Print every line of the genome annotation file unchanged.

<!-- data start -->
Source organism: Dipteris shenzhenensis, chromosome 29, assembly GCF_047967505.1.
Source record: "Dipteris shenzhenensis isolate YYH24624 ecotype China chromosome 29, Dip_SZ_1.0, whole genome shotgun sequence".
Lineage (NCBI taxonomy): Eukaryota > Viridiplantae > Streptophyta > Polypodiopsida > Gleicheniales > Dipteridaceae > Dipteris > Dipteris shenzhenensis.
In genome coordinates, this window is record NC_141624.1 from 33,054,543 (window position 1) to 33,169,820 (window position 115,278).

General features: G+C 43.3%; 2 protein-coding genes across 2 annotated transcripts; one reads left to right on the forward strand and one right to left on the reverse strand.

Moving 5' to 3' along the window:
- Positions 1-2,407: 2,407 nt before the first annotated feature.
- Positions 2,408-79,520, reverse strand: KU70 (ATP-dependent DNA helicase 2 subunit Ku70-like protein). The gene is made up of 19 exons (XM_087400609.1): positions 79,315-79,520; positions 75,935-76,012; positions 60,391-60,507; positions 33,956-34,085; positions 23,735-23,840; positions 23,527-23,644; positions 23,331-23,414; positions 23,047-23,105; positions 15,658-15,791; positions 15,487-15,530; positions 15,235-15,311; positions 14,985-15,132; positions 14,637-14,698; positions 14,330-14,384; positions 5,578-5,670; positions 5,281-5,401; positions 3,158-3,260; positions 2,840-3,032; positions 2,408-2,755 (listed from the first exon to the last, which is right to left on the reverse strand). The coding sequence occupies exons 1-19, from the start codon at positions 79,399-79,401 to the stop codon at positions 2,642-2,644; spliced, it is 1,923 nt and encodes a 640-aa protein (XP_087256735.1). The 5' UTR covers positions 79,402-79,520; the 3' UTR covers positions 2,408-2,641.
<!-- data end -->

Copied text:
Source organism: Dipteris shenzhenensis, chromosome 29, assembly GCF_047967505.1.
Source record: "Dipteris shenzhenensis isolate YYH24624 ecotype China chromosome 29, Dip_SZ_1.0, whole genome shotgun sequence".
Lineage (NCBI taxonomy): Eukaryota > Viridiplantae > Streptophyta > Polypodiopsida > Gleicheniales > Dipteridaceae > Dipteris > Dipteris shenzhenensis.
In genome coordinates, this window is record NC_141624.1 from 33,054,543 (window position 1) to 33,169,820 (window position 115,278).

General features: G+C 43.3%; 2 protein-coding genes across 2 annotated transcripts; one reads left to right on the forward strand and one right to left on the reverse strand.

Moving 5' to 3' along the window:
- Positions 1-2,407: 2,407 nt before the first annotated feature.
- Positions 2,408-79,520, reverse strand: KU70 (ATP-dependent DNA helicase 2 subunit Ku70-like protein). The gene is made up of 19 exons (XM_087400609.1): positions 79,315-79,520; positions 75,935-76,012; positions 60,391-60,507; positions 33,956-34,085; positions 23,735-23,840; positions 23,527-23,644; positions 23,331-23,414; positions 23,047-23,105; positions 15,658-15,791; positions 15,487-15,530; positions 15,235-15,311; positions 14,985-15,132; positions 14,637-14,698; positions 14,330-14,384; positions 5,578-5,670; positions 5,281-5,401; positions 3,158-3,260; positions 2,840-3,032; positions 2,408-2,755 (listed from the first exon to the last, which is right to left on the reverse strand). The coding sequence occupies exons 1-19, from the start codon at positions 79,399-79,401 to the stop codon at positions 2,642-2,644; spliced, it is 1,923 nt and encodes a 640-aa protein (XP_087256735.1). The 5' UTR covers positions 79,402-79,520; the 3' UTR covers positions 2,408-2,641.